After weeks of revisions, a 20-question survey dealing with deer and ticks is scheduled to be mailed this week to approximately 3,500 people on the Island, including property owners who receive their tax bills at residences off-Island.
The survey is also posted online at shelterislanddeerandtick.org.
The town’s Deer & Tick Committee, which met August 2, is hoping for a rapid return on the survey so results can be tallied in September and used to help guide the 2018 budgeting process that takes place during the fall.
The survey seeks general information on whether respondents have had tick bites or tick-borne diseases and what steps people may take to avoid problems with ticks.
It also seeks information about attitudes that relate to culling the deer herd.
Among suggestions that have been discussed are:
• Increasing the number of hunters here who are licensed as “nuisance wildlife control officers” (NWCO) with “deer damage permits” to increase the number of deer taken during February and March, after the regular hunting season ends on January 31. Deer damage hunting helps communities overrun with deer by allowing special licenses issued by the State Department of Environmental Conservation (DEC) to hunt outside the regular hunting seasons.
• Increasing the number of private properties where owners allow hunting to take place.
• Bringing is trainers from White Buffalo Inc., a Connecticut-based company, to make more efficient use of the Island’s recreational hunters — an idea discussed in the past that hasn’t been on the radar lately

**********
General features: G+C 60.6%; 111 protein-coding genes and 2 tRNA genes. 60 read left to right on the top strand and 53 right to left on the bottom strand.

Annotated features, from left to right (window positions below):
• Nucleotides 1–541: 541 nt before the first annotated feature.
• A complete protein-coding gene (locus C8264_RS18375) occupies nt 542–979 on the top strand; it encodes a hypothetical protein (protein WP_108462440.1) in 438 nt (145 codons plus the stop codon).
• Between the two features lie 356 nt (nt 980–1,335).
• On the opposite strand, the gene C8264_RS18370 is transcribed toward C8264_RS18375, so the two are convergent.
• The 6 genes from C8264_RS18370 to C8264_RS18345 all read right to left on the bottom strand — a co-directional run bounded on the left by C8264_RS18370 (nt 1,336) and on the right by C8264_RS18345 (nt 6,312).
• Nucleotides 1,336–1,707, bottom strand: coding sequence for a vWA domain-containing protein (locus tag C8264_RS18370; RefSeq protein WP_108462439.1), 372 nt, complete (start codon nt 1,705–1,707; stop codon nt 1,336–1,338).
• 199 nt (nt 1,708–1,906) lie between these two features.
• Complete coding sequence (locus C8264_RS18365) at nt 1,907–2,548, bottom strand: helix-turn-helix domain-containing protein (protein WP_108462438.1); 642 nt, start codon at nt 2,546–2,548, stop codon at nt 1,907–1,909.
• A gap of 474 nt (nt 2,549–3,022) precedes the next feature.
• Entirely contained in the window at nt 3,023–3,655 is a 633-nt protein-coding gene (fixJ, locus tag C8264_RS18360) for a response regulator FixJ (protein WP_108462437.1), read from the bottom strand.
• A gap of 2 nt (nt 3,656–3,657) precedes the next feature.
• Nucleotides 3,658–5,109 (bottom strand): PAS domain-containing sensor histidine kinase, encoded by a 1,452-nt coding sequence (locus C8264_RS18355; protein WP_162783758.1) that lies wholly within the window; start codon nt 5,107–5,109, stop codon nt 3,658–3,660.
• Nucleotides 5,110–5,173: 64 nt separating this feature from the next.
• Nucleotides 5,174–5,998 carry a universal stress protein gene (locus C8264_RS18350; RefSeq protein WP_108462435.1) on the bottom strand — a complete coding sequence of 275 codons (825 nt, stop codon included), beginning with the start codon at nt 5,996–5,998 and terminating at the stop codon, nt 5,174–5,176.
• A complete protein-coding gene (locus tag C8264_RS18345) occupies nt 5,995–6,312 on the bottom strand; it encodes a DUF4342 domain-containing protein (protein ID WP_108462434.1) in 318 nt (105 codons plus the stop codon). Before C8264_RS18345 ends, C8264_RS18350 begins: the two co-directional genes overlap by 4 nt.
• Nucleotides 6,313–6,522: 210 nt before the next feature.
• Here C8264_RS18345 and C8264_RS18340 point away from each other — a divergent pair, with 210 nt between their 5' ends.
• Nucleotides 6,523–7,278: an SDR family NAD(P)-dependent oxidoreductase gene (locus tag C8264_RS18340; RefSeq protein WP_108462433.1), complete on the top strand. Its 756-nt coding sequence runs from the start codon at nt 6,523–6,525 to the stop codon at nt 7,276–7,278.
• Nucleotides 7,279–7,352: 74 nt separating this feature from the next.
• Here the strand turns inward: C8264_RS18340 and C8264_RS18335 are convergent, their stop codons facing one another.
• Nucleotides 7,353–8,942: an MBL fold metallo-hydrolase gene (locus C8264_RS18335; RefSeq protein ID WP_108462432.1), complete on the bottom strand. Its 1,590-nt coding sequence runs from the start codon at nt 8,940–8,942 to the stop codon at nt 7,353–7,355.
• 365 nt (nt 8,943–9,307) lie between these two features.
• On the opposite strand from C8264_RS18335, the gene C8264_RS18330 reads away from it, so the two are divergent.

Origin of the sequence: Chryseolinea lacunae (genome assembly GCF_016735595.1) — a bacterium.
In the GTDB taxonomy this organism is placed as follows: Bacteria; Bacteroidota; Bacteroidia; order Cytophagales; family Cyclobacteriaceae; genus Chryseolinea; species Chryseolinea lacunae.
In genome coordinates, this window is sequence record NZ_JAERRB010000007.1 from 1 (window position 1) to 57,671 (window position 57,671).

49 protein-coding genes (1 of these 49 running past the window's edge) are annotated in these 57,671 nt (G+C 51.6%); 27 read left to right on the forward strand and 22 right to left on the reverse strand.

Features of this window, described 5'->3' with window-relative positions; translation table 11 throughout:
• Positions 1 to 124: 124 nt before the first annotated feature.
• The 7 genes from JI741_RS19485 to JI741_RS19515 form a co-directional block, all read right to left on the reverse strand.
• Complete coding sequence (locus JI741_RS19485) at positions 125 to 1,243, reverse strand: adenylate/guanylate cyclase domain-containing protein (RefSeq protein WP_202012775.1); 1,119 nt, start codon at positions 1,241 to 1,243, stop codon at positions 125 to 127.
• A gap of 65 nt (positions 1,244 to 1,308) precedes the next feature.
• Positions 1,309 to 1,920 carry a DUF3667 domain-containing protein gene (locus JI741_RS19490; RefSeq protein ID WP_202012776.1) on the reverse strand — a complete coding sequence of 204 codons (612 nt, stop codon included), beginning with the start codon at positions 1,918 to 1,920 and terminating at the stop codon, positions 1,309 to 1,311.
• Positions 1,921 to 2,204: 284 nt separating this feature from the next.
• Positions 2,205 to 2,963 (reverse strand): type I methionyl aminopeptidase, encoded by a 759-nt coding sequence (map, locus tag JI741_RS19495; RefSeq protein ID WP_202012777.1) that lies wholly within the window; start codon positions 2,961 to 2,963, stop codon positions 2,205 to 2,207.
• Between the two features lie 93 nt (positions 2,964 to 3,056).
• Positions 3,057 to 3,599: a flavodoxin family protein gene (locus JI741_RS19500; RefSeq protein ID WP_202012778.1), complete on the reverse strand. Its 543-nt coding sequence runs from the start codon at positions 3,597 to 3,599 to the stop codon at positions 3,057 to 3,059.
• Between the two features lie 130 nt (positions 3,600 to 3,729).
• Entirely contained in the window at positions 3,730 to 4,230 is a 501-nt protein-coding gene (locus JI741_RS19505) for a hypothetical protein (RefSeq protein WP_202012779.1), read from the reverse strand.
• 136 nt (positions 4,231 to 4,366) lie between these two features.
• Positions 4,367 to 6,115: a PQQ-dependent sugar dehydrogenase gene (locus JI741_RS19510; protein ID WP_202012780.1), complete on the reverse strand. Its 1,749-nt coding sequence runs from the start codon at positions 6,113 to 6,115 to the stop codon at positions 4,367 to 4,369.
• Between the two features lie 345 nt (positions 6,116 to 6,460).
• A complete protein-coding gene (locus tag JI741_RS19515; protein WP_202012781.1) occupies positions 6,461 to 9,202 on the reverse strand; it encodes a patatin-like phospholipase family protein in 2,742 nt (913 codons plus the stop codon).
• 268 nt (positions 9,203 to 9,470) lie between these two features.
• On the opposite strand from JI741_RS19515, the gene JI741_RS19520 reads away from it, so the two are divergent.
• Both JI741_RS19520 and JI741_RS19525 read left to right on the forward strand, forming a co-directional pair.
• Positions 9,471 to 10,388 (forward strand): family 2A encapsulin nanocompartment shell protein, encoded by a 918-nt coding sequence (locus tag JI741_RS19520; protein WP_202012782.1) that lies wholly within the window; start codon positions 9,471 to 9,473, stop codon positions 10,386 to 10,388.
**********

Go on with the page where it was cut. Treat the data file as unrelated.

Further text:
Another survey question is whether residents support increasing deer and tick-related funding to expand efforts to reduce the incidence of tick-borne diseases. The current budget is $127,000, including $25,000 that the state provided for use in deploying and maintaining 4-poster units — feeding stands that brush deer with a tickicide, permethrin.
If the town can attract more hunters to get NWCO licenses, they could be paid directly to cull deer.
The DEC only allows direct payment during the deer damage hunt when it can be shown the animals are ruining property or causing health problems, according to Animal Control Officer Beau Payne.
During the regular hunting season, Shelter Island rewards its hunters by entering them into a lottery for sports equipment gift certificates, which is allowed under DEC regulations.
Committee member Marc Wein suggested increasing the lottery awards to make it worthwhile for recreational hunters to continue to take deer from October 1 to January 31.
COOL PLACE FOR COOLER?
The town-owned parking area adjacent to the Manhanset Firehouse on Cobbetts Lane could be a site for placement of a cold storage locker where deer hunters could bring an animal carcass for storage until it could either be butchered for meat to be given away to residents or taken by the original hunter for his or her own use.
Committee members hope the locker will encourage hunters to cull more deer since they wouldn’t have to store the carcass on their own or get it to a butcher sooner. Hunters would have to label the carcasses they bring in, indicating the date of arrival and if they intend the meat for themselves.
Otherwise, the town would have it taken to a butcher and then moved to the freezer at the Recycling Center where residents are able to claim venison without charge.